Nostalgia Corner: The 1992 World Cup

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Can it really be a quarter of a century since the late Martin Crowe opened the 1992 Cricket World Cup with a stunning century at Eden Park to dramatically bloody the nose of the defending champions on the opening day of the tournament? This piece by Hector was originally written in preparation for the 2015 World Cup but not completed until recently. It seemed rather fitting to publish such a piece on the 25th anniversary of the tournament’s genesis.

Reminiscing can be a capricious business. Particularly when one’s memories drift back to childhood when the level of understanding was jaundiced, naive or simply lacking. Nevertheless, as Cricket’s eleventh World Cup approaches it is not difficult for this devotee to cast his mind back to the edition that captured the heart and imagination of a young, impressionable boy.

Memories just about stretch to news footage of Mike Gatting’s ill-fated reverse sweep to the bowling of Allan Border at a crucial juncture of the 1987 World Cup Final but nothing else of the tournament emerges from the sepia tinged memories. Rather, it is the tournament four years hence that retains such strong memories and mental images. And a sense of wistfulness.

Any number of journalists, mandarins, ex-players and sages can provide reasons for a particular edition of the World Cup standing out as better than the rest but for the twelve year old boy who has grown into a thirty-five year old man it is the 1992 World Cup in the Antipodes that perpetually remains the stand out edition. And not necessarily for the obvious or easily quantifiable reasons. The same aforementioned journalists, mandarins, ex-players and sages may provide great rationale behind why other editions of the World Cup have proved more memorable but the mental meanderings that have remained so vivid for almost a quarter of a century dictate otherwise for this aficionado.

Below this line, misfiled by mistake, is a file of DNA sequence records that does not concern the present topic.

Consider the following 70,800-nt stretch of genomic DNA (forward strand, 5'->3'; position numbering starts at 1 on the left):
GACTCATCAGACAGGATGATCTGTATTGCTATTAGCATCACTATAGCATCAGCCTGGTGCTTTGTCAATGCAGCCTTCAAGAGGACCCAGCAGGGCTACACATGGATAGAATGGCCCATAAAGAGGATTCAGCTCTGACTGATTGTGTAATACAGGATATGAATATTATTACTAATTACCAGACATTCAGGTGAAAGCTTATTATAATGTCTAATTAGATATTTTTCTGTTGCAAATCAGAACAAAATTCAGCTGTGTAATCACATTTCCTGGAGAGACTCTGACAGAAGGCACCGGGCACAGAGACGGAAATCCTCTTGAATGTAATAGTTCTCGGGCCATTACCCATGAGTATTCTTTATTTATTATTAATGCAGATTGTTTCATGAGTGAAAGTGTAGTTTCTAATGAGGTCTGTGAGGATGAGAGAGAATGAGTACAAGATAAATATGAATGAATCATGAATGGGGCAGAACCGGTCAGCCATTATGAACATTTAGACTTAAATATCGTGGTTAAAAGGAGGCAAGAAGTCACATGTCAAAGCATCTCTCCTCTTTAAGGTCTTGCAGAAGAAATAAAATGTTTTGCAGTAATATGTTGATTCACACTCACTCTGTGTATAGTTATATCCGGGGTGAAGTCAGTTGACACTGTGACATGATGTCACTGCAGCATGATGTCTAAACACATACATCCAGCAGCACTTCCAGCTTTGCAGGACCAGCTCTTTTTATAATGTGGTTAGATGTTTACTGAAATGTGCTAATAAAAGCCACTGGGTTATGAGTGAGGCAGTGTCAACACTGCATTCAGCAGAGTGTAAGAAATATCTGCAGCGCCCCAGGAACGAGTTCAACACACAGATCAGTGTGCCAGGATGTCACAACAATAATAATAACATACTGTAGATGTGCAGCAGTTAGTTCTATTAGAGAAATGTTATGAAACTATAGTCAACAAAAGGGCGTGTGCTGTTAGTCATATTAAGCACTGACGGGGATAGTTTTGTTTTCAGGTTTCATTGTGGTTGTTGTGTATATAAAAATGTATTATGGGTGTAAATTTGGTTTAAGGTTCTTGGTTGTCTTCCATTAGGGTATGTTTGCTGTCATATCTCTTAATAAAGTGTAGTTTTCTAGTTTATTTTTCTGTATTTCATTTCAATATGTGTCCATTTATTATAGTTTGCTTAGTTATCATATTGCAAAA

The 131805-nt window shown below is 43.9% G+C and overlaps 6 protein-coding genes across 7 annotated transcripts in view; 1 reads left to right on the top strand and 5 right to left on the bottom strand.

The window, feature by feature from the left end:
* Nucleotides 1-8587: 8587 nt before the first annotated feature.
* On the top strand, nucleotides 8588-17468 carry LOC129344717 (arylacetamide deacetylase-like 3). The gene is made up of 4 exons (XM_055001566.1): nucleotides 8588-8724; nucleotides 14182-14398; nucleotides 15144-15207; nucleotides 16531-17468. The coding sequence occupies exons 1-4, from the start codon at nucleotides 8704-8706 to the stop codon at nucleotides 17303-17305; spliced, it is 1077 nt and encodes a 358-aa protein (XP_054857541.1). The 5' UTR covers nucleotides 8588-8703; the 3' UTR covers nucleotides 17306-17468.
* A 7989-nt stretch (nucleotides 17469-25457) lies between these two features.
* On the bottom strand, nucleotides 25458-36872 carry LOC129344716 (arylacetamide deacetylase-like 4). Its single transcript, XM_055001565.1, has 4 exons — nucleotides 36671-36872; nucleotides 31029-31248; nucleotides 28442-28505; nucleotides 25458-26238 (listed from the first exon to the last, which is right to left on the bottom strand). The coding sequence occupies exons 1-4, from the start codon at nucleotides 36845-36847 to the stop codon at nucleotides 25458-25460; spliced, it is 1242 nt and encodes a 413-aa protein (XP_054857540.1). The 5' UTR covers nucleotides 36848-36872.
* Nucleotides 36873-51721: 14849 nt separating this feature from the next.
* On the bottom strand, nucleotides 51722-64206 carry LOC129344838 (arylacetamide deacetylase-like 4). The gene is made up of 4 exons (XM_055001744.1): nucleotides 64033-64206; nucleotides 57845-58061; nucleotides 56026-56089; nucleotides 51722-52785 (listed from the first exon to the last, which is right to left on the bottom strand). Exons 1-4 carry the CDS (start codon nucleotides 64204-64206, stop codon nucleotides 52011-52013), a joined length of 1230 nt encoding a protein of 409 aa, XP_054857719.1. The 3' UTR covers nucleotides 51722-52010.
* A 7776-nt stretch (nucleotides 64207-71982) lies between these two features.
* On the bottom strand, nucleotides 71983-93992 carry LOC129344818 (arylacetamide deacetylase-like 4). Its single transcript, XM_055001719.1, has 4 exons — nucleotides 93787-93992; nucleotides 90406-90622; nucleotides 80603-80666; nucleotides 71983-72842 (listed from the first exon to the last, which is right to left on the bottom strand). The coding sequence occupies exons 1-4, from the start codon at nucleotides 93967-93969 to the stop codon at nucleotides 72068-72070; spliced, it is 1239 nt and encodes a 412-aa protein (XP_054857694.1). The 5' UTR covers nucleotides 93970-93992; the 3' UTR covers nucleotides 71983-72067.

In truth, the 1992 World Cup arguably marked the end of one era for fifty over international cricket and the beginning of the next. It was the first edition to feature white balls, day-night contests, black sightscreens and coloured clothing, the latter providing a sense of uniformity, both in the figurative and literal senses, as the participants all wore the same style of kit but in different colours. Somewhat pertinently, the shirts have retained a certain popularity amongst cricket fans. Peruse the stands at an international contest and one is likely to spot the odd spectator bedecked in one of those familiar rainbow shouldered outfits. How many of the 1996 or 2003 equivalents, for instance, receive a similar airing?

Or maybe it was the sense of symmetry that struck a chord. Each nation played each other in a perfectly succinct group phase, no excuses for having to plough through the tougher group during this competition. Perhaps it was that previously mentioned fifty over cricket at the crossroads ambience. This was a time when a score of 250 was viewed as potentially match winning whilst passing 300 was almost unheard of. Within four years tactics had changed dramatically amid seismic shifts of attitude and understanding.